Free-market fanatics plan to kill off yet another industry… owner-operator pharmacies

Nov 2, 2021

Free-market fanatics plan to kill off yet another industry… owner-operator pharmacies

Nov 2, 2021

KENNEDY MP, Bob Katter, says a plan floated by the AMA (Australian Medical Association) to deregulate pharmacies by expanding the sale of medicines to vending machines in GP clinics, supermarkets and online, is a ‘wicked proposal’ that he will fight tenaciously.[1]

“The people pushing the deregulation of all our industries seem to have a hatred of the Australian way of life, which is the ordinary bloke having a go,” Mr Katter said.

“They won’t rest until ‘Cold’ and ‘Worthless’ own everything, are foreign-owned companies, and have 100 percent market share.

“The free-marketeers have destroyed taxi licence owners, they’ve destroyed owner-operator supermarkets, they’ve destroyed more than 150,000 farmers, they’ve destroyed the livelihoods of trawlermen and fishermen, and now they’re looking for other owner-operator industries that they can do away with.

“I am calling on every pharmacy in Queensland, and around Australia, to ask their local Member of Parliament, ‘are you going to vote for, or against this proposal?’ And if they are voting for it, the pharmacy should put up a sign saying this man or woman wants to destroy your local pharmacy. Take them on. Politicians are cowards.”

Mr Katter said pharmacies played a vital service in north and regional Queensland with their longer opening hours and availability.

“I once went to a pharmacy at 10pm to get cream for a pimple, except it wasn’t a pimple,” he said.

“It was shingles. And the pharmacist diagnosed it on the spot, and he said it was very serious. He asked how long I’d had it, and I said two days. Well, if I left it longer than three days it would have been life changing. So, if it wasn’t for that pharmacy open late at night, things could’ve turned out very differently.

“This story could be replicated one-thousand times over. Under this new plan, instead of seeing a pharmacy you’ll have to see a doctor, but we don’t have any doctors open late at night.”

Mr Katter said medical centres should be spending their time on the doctor shortage, which is endangering regional Australia, instead of trying to enrich themselves by targeting the hardworking Australians who own pharmacies.

“If the doctors get the pharmacies, you can rest assured, they’ll double the medication regime,” he said.

“I have many towns that have been blessed with saints for local doctors and they would never dream of wiping out their local pharmacy. But in the bigger cities, who knows.”

Cairns Pharmacist, Matthew Calanna of Callana Pharmacy said the AMA’s propositions made little sense and could compromise the structure of the entire health system.

“They are looking to change the model which impacts 6000 community pharmacies across the country,” Mr Calanna said.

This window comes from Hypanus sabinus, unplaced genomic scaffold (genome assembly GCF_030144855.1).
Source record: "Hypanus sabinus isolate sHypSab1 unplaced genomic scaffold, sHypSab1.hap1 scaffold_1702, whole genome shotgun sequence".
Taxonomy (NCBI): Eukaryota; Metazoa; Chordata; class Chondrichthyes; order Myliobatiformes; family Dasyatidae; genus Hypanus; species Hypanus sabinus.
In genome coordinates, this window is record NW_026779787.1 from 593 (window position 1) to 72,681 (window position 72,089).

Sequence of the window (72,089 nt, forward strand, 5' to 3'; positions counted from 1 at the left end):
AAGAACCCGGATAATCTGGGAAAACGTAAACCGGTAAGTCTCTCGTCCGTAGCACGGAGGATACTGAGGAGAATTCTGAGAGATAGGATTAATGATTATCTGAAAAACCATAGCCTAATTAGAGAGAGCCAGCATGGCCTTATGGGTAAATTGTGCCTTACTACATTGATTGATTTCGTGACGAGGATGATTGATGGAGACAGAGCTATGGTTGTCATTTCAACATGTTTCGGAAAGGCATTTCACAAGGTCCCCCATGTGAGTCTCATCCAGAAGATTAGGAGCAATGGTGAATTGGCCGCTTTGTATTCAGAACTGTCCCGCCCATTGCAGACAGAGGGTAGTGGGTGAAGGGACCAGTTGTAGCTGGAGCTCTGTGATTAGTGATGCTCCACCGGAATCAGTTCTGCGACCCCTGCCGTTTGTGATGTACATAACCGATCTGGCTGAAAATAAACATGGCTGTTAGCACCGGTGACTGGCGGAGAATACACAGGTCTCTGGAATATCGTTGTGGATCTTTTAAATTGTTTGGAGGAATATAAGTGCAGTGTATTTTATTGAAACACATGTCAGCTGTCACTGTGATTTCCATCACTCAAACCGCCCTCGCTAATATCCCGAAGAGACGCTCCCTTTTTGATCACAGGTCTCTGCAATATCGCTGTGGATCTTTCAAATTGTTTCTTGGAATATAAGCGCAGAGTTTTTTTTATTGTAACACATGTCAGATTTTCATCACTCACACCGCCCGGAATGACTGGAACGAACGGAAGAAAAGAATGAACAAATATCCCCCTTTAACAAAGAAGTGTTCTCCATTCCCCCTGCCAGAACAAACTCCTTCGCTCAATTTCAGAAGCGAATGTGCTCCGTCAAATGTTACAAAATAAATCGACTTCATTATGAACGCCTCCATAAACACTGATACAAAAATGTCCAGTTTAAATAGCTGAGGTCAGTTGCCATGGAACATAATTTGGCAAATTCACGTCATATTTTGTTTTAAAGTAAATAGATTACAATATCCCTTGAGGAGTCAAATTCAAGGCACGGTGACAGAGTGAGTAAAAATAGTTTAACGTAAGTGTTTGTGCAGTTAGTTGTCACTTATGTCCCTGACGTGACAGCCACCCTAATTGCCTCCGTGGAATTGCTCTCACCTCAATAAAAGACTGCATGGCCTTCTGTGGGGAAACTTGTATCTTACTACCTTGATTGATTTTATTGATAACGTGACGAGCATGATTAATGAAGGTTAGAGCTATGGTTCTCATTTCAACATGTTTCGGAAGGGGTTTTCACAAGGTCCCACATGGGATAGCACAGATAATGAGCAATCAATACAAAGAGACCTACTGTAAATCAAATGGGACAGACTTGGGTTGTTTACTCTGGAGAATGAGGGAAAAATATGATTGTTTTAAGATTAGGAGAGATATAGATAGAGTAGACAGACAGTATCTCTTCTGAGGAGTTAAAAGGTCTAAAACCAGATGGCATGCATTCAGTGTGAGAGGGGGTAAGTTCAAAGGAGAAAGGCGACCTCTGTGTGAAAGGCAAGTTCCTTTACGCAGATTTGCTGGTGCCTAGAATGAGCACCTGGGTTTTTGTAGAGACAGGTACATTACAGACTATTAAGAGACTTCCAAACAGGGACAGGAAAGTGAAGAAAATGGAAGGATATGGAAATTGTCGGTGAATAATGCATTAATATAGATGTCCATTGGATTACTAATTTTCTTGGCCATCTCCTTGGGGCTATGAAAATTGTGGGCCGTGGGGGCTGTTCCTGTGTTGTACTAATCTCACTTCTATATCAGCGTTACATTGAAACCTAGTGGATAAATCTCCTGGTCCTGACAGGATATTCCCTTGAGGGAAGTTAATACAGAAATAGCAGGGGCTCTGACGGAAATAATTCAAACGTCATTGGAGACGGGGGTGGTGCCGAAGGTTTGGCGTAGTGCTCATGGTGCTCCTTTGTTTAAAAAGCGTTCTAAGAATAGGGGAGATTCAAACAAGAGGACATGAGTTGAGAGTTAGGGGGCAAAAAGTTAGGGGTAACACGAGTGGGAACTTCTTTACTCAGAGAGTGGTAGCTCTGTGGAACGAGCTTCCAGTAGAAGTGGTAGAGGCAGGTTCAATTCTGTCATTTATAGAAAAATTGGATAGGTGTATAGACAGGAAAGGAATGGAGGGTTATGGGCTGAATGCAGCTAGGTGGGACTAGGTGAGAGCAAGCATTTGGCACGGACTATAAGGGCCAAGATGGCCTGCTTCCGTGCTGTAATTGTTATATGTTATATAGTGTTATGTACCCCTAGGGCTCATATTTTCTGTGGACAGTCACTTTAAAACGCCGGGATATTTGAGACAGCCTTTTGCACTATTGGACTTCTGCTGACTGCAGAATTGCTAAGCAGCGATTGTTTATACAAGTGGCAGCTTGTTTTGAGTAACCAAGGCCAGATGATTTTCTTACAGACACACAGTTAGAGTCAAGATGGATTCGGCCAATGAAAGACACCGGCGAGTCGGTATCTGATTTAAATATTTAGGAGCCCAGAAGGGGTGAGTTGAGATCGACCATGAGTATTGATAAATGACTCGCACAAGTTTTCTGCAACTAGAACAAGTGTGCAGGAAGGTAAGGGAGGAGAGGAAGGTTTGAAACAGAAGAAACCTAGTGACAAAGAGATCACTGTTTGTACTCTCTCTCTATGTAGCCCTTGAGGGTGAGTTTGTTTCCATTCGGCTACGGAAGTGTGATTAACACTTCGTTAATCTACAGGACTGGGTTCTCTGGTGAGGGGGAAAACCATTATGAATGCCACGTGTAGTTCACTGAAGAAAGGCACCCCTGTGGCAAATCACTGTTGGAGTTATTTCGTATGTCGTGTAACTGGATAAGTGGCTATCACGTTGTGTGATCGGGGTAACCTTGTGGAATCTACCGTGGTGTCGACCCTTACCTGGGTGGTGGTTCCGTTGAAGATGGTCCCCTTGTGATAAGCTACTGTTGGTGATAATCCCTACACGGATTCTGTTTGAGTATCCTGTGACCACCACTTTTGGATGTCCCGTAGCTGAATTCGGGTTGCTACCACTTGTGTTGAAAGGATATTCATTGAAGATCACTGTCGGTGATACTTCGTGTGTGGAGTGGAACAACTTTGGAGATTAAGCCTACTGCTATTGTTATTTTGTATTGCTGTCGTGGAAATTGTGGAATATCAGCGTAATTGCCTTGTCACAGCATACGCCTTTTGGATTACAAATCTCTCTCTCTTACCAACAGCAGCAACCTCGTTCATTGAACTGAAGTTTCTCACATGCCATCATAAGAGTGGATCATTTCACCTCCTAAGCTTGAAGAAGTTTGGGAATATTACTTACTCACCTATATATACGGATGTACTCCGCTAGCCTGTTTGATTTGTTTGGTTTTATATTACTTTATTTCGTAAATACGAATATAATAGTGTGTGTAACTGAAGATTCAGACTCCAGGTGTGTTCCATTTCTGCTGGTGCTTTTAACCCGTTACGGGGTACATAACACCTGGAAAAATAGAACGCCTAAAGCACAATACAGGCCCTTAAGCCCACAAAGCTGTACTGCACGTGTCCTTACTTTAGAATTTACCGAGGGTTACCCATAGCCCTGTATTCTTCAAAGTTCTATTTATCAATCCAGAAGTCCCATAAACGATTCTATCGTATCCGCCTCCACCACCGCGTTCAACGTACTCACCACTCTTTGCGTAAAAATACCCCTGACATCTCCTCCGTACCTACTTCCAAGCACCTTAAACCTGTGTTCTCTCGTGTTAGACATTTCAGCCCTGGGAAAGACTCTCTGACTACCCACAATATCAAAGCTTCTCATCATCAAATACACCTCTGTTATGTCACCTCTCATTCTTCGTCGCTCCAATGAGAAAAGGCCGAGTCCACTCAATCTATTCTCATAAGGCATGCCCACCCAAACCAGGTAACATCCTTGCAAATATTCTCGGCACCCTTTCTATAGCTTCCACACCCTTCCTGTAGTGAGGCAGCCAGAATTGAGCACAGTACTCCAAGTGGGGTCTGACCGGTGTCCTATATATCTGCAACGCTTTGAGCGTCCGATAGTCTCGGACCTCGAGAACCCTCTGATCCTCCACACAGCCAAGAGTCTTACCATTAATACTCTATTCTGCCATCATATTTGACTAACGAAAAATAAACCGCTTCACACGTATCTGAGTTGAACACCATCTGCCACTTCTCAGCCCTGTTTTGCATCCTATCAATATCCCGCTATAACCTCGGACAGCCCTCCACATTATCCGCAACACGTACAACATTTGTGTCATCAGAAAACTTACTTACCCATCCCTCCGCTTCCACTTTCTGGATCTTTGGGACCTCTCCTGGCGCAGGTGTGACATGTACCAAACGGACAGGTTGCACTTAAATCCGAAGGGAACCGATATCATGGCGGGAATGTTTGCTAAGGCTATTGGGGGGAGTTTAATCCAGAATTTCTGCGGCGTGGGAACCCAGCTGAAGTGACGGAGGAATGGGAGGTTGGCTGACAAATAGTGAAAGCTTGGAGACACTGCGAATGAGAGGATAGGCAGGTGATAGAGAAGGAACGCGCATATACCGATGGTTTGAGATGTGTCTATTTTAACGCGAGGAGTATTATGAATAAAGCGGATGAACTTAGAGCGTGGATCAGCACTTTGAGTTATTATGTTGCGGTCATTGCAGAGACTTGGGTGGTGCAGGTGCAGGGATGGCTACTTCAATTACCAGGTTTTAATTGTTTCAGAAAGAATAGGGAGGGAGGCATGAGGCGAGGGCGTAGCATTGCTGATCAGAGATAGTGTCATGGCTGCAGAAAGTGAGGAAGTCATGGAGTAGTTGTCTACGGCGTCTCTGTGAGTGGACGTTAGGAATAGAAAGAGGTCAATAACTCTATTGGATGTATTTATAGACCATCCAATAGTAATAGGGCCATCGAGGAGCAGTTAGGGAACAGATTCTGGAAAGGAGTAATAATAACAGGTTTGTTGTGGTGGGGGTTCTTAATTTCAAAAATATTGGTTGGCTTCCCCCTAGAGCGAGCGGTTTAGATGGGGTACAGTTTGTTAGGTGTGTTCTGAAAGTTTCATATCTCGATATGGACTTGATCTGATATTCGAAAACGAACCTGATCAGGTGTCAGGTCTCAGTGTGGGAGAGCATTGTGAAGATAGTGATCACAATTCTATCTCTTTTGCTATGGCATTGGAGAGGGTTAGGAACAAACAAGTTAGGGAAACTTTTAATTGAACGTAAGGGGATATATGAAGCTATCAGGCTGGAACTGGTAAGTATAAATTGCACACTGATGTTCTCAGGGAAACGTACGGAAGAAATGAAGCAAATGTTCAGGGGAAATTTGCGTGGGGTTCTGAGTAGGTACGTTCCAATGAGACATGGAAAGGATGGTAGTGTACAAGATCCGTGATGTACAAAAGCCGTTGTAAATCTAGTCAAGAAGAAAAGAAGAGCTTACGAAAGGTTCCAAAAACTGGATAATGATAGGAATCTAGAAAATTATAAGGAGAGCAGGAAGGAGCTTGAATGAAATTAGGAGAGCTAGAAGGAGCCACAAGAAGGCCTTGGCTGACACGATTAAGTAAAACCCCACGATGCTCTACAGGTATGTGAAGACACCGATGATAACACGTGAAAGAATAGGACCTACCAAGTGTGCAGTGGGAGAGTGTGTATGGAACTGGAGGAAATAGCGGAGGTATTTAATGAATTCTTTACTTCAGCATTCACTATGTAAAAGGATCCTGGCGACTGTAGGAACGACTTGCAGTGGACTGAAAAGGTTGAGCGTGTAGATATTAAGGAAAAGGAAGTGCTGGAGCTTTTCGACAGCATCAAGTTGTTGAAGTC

“It’s a model where pretty much everyone in the country can access a community pharmacy within a six-minute drive of their home. It’s a model which is one of the best in the world for subsidised, and affordable medicine, a model that allows for not only the pharmacy to access
important medicine next day (worst case), but also a model that offers the same service no matter if you’re in the CBD of Sydney or
Melbourne or if you’re on Thursday Island – you have the same access to affordable medicine.

“A pharmacy is much more than putting a sticker on a bottle. If you’re a pension card holder, the current service means you can get your medicine by next day delivery, it doesn’t matter where you are. E-health means pharmacies have more transparency on what has been prescribed, we are able to have more in depth conversations with patients and provide more advice.

“And that is the system that we believe strongly in and what I also believe the AMA is trying to undermine. I don’t think they understand the complexity and importance of what we do and how the system works.

“Pharmacies are open longer hours and are more accessible than a doctors’ surgery, we pack medicine and do home delivery – how’s a vending machine going to do that in a doctors’ surgery?

“Throughout the pandemic, community pharmacy stayed open the whole time, nonstop, with increased services. A lot of doctors’ surgeries closed through the pandemic. Let the doctors practice medicine and not complicate the issue with having to manage stock levels. A pharmacist manages the point of sale, it manages the pharmaceutical benefit scheme, it manages the personal health history, a patient’s compliance with medicines – let us do that and let the doctors do what they are supposed to do.

“I don’t think this model will improve accessibility. It isn’t going to make any significant difference for the better, but I fear it will compromise the existing structure of a pharmacy in particular, the health system overall and outside of that, it will not deliver any benefit to the wider community.”